Category: Anxiety

Real Talk: Anxiety and Depression

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Let’s talk about anxiety and depression. I am sure you have heard these words before. What I am about to say might surprise you. Anxiety and depression are not bad things despite what we have been led to believe. Now, I want to clarify that I am in no way minimizing the struggles that anxiety and depression bring. Rather, I am pointing out that anxiety and depression play important roles in our lives, but they can be harmful in excess.

 

Anxiety. Sometimes just reading this word can make us start to panic, clench our jaw, and furrow our brow. Anxiety can inhibit us from being our true selves for fear of judgement or doing the wrong thing. We can obsess over negative thoughts, feel sick to our stomach, the list goes on. Anxiety in excess can be damaging, but let’s think about the function of anxiety. If we were free from ...

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Posted in:

  • Anxiety
  • Depression

Tags:

  • coping

Reintegration After Isolation

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With the onset of the COVID pandemic, there was a multitude of social outlets many of us like to engage in that were put on hold. Concerts, going to restaurants, and even more mundane social contexts such as working in a setting with co-workers that we sometimes take for granted were all interrupted last March. A common sentiment heard during this period of time was “I can’t wait to socialize again” regardless of what one’s preferred means of socialization was. Fast forward to the summer of 2021, and social events are starting to happen again. Concerts are suddenly able to be planned, restaurants are starting to bustle with patrons more than in the past year, and some workplaces are transitioning back to work in-person. Yet despite these exciting realities of socialization becoming available again, there’s one sentence that I’ve heard frequently over the past few weeks from clients and friends alike: “I think I’m excited to socialize, but for some rea ...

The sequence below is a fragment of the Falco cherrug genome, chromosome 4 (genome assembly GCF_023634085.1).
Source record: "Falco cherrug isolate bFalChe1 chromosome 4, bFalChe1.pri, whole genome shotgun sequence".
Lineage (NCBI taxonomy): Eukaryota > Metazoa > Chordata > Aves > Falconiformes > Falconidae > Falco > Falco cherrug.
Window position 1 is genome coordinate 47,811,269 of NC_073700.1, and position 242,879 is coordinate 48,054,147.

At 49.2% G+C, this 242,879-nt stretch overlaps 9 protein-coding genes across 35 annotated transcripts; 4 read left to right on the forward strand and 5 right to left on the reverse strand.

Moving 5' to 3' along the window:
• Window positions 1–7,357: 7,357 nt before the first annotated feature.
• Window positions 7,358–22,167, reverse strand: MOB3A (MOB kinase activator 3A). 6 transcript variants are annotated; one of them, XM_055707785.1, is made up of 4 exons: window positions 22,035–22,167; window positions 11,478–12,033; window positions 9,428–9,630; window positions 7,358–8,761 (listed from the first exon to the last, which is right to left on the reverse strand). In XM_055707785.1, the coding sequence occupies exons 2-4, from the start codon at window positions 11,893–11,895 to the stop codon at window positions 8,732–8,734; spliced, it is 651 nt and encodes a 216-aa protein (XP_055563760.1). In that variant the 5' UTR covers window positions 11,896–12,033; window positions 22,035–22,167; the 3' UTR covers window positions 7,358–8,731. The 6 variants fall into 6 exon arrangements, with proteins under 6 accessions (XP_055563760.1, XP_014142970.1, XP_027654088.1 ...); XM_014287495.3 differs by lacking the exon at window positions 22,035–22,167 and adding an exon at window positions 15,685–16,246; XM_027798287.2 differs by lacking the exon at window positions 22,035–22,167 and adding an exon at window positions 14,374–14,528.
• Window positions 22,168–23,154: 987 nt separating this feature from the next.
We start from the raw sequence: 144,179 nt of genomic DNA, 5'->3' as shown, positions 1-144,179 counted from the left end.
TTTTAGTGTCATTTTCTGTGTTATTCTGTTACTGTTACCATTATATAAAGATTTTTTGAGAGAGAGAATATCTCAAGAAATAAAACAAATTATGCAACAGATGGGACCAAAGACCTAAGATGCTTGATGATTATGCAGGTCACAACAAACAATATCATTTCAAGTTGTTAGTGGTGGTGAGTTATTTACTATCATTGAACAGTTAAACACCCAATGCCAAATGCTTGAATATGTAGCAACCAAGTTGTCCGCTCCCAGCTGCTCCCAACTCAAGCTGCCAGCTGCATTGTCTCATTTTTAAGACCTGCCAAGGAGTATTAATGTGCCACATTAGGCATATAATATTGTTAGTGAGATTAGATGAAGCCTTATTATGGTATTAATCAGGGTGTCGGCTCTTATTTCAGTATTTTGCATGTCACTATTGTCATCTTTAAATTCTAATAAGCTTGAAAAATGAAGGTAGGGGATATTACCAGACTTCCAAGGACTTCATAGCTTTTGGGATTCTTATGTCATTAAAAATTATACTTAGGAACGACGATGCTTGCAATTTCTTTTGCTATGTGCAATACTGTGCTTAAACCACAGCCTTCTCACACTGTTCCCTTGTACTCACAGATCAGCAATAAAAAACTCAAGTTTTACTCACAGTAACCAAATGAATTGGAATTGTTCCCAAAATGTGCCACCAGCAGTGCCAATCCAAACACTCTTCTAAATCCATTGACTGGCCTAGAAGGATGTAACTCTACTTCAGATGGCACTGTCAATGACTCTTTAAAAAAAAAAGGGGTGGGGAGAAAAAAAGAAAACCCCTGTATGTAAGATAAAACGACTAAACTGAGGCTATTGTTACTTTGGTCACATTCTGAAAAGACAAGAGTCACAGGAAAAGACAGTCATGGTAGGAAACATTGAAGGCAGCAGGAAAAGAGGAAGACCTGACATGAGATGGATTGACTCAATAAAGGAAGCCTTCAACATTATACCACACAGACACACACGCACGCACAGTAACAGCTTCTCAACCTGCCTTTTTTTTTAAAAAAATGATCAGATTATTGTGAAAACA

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Posted in:

  • Anxiety
  • COVID-19

Tags:

  • Social Atrophy
  • relationships
  • social distancing

What’s REALLY Happening In My Brain When I’m Freaking Out

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You feel your heart beating harder and faster in your chest. A lump forms in your throat. The sound of the person talking to you fades into the background as your own thoughts and concerns become all-consuming. Maybe you feel a turning in your stomach or no longer feel content to stand still. You feel like you are losing your mind!

Well, there’s a little bit of truth to that. Dan Siegal, an author and professor of psychiatry, uses a fun analogy to break down the brain and how it works in situations like these. At the risk of oversimplifying, we’ll name two main characters in our brain: the guard dog (aka our brain’s limbic regions) and the wise owl (aka our brain’s cerebrum). The main role of the guard dog is to protect us from danger, and to do it fast! The main role of the wise owl is to help us think through things, using logic and reason.

In these moments when we feel like we are losing our mind, our guard dog has sensed danger ...

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Posted in:

  • Anxiety

Tags:

  • Control
  • Emotions
  • anxiety
  • compassion
  • crisis
  • mindfullness
  • stress

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